For such an intelligent and financially prudent man, Wenger’s recent reaction to poor refereeing decisions seems questionable. After bad-mouthing referee Mike Dean, Wenger has been hit with a £40,000 fine, which is more than he is likely to spend on rebuilding the first-team squad.
Everyone knows, the sixth-team in the league needs a major overhaul to compete nearer the top; that means new players or a new manager. The latter prospect is as likely as a transfer fee involving Arsenal that is not officially ‘undisclosed’. Even a Wenger substitution taking place on the ‘north side’ of the 70th minute has a greater probability. Rather than rolling the dice, you’d have to say that Arsenal need to grab the nettle and bring in quality players.
Although above Arsenal in the table, Liverpool have moved swiftly to land Van Dyke; he might be expensive, but I believe he will be a hit for the Reds.
Meanwhile, some Arsenal fans are somewhat unfairly directing their anger at Chambers, who’s been left out in the cold until recently. Personally, I think Chambers has done reasonably well and I believe he has enough talent to become a good squad player and perhaps more. However, he’s not likely to have as much impact as Van Dyke will at Liverpool.
Chambers is a typical Wenger signing: more able to offer potential than immediate value to the team. Despite his ability, Chambers may not really crack it at Arsenal. Why do I make that claim? There is so much pressure on youngsters to perform, in the absence of marquee signings. Therefore, the spotlight falls on Chambers and Holding, two top prospects who still haven’t established as regular first-teamers yet.
Arsenal have brought in a new Greek defender, who will be loaned out immediately. While that may be good planning for the long-term future, whatever happened to medium and shorter-term planning?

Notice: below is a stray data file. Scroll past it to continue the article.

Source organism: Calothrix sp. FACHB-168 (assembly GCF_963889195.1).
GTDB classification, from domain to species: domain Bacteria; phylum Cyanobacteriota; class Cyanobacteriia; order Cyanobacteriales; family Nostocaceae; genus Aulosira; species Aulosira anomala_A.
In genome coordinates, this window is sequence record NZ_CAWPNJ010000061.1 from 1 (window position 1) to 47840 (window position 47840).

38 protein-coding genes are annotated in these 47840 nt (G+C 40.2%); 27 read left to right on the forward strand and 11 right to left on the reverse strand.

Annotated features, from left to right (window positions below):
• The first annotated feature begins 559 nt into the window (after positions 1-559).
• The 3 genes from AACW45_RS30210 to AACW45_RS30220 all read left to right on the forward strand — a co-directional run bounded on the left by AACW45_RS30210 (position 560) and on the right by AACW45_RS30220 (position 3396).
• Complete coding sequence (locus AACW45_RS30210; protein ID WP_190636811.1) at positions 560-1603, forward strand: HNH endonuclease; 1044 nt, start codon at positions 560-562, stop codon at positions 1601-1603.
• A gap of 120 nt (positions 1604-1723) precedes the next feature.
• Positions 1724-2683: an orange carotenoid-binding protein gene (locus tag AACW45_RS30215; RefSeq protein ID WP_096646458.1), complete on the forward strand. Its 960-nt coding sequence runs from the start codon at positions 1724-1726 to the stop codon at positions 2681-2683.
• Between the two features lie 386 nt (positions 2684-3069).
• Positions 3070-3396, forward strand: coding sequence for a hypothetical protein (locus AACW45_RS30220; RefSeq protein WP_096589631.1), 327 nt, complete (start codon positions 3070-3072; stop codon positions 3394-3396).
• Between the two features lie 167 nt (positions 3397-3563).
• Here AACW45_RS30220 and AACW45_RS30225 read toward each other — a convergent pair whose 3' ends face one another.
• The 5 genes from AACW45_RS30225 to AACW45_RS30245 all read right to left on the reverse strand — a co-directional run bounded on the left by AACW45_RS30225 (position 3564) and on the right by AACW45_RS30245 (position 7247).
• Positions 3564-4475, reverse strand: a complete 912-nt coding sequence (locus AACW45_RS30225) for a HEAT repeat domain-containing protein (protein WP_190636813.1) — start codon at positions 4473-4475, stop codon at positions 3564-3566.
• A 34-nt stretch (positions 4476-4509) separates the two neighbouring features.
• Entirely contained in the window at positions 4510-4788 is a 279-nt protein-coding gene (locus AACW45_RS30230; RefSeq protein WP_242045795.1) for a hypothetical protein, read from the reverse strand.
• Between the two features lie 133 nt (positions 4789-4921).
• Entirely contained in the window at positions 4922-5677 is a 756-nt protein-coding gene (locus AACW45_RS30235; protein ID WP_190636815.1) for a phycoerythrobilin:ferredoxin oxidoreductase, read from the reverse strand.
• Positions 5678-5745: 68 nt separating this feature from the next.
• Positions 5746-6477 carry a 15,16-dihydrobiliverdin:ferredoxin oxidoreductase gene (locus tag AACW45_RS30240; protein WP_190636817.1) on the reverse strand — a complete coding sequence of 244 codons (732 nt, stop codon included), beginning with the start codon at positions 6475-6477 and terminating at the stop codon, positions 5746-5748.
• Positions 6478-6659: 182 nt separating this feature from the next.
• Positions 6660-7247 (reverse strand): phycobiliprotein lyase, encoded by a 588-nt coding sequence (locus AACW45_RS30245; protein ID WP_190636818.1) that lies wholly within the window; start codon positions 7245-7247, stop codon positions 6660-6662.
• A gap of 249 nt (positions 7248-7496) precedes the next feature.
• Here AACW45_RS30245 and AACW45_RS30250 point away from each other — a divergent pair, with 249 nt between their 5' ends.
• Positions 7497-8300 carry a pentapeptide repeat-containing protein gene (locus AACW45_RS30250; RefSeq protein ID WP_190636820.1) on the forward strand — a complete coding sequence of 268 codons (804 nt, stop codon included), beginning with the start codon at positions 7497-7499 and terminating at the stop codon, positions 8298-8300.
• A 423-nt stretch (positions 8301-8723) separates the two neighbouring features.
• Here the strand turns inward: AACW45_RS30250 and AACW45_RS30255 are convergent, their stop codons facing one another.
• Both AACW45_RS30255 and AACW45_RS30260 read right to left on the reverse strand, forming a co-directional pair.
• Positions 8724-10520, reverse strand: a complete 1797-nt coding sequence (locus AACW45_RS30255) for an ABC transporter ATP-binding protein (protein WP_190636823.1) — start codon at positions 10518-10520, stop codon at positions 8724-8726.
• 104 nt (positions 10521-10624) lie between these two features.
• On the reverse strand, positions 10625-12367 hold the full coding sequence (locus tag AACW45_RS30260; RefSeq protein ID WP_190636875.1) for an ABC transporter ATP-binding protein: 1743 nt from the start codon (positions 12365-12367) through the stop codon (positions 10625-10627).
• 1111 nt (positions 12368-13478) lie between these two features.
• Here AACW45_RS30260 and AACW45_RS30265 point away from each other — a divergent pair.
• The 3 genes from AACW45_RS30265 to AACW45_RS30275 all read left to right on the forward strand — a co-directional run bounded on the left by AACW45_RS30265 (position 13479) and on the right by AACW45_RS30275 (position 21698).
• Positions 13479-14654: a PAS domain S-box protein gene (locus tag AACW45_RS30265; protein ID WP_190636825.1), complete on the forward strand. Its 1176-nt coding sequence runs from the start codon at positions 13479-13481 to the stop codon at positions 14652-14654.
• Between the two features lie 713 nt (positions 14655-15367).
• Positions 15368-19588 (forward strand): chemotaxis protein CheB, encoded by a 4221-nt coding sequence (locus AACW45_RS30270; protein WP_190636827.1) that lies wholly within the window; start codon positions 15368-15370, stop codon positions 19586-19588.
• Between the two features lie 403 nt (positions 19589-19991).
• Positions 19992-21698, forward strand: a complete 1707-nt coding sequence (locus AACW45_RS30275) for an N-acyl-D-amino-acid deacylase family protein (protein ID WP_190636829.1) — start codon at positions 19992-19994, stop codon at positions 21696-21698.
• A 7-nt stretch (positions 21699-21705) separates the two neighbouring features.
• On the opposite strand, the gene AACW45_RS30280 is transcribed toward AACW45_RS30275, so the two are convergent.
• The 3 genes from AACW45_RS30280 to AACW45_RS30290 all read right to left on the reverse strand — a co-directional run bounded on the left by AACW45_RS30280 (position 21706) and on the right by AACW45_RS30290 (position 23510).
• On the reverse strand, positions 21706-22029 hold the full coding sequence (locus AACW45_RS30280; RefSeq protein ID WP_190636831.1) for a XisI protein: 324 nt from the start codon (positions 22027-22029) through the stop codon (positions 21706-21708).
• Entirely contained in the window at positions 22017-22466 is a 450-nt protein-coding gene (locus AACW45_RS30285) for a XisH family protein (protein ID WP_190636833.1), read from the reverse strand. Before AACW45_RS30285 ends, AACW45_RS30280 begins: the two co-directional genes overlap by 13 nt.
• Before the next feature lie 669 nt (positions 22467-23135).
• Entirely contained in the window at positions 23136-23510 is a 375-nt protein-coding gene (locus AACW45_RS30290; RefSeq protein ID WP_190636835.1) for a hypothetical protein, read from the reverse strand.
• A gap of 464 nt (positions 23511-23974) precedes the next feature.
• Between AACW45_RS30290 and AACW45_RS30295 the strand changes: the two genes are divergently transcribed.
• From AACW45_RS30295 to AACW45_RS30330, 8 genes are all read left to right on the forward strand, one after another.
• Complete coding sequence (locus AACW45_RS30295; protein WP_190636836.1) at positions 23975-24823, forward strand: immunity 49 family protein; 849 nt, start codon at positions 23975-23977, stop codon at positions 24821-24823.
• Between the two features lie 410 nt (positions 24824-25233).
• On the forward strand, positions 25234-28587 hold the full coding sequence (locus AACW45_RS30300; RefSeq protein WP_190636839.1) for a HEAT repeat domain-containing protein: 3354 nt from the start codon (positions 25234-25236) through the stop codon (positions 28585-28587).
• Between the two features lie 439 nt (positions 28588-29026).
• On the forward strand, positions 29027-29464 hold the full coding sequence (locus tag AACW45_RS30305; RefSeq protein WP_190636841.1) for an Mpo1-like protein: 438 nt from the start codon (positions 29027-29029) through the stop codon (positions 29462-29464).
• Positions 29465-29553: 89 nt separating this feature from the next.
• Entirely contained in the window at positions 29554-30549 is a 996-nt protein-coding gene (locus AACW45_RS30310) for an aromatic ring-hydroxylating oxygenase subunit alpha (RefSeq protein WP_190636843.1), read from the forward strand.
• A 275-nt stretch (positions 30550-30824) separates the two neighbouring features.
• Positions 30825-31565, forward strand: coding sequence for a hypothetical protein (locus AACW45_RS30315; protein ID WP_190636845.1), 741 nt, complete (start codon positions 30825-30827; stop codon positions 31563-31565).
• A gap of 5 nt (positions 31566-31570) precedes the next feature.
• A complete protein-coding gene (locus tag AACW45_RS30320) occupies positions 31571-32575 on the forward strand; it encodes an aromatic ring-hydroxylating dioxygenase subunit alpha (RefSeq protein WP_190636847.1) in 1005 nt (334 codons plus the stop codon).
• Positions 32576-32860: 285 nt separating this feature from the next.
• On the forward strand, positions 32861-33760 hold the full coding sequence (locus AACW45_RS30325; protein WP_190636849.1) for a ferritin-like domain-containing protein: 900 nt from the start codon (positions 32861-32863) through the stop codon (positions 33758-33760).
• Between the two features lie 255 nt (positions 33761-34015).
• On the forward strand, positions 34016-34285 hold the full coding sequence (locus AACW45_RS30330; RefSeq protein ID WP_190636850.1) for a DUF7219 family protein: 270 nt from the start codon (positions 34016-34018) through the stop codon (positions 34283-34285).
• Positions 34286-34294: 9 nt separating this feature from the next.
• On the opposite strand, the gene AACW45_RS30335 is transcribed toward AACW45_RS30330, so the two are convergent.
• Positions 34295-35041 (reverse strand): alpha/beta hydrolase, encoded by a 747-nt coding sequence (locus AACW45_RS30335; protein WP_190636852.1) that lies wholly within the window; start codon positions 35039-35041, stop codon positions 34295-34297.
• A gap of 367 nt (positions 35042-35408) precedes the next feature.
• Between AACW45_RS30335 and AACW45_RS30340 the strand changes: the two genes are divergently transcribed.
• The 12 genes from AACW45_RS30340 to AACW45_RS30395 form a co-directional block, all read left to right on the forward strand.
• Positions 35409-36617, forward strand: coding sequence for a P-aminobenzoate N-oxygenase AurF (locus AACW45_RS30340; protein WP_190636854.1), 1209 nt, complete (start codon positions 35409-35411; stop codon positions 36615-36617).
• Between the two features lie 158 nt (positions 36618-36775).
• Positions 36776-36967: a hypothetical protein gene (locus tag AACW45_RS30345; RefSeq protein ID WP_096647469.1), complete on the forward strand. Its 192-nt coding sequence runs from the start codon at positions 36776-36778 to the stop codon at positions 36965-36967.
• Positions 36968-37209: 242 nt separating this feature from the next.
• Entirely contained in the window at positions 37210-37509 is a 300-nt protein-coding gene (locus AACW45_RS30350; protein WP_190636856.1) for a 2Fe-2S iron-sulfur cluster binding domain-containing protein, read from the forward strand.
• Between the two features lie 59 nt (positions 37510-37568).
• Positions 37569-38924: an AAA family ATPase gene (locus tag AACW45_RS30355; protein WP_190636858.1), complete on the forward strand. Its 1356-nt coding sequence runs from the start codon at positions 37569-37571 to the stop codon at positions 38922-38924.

Unlike Arsenal, who still seem to feel no pressing need to address problems with the squad, Chelsea have moved swiftly to bring in Ross Barkley. What an amazing piece of business by the Blues who, need we remind ourselves, are higher up the table than Arsenal!
Therefore, I have to conclude that despite all the changes behind the scenes with transfer negotiators coming to the club, Arsenal seem set to carry on just as they were with all the urgency you’d expect to experience if you were playing in OAP lawn-bowling tournament. Come to think of it, you might find it competitive, but at least the retirees would usually have enough about them to keep their lips buttoned when decisions go against them.
Wenger should ask himself if he’s been a good role model by blasting referees the way he has. If his antics improve results, Arsenal fans will be happy to ignore Wenger’s faults (as he’s only human) but so far the inability to overcome WBA and Chelsea only makes the manager look like an excuse-maker.
Wenger always says: ‘judge me at the end of the season’, but will he leave his post if Arsenal finish trophyless and outside the top four? I suspect he won’t and he’ll blame the referees for his failure. You know what they say: ‘get your excuses in early’.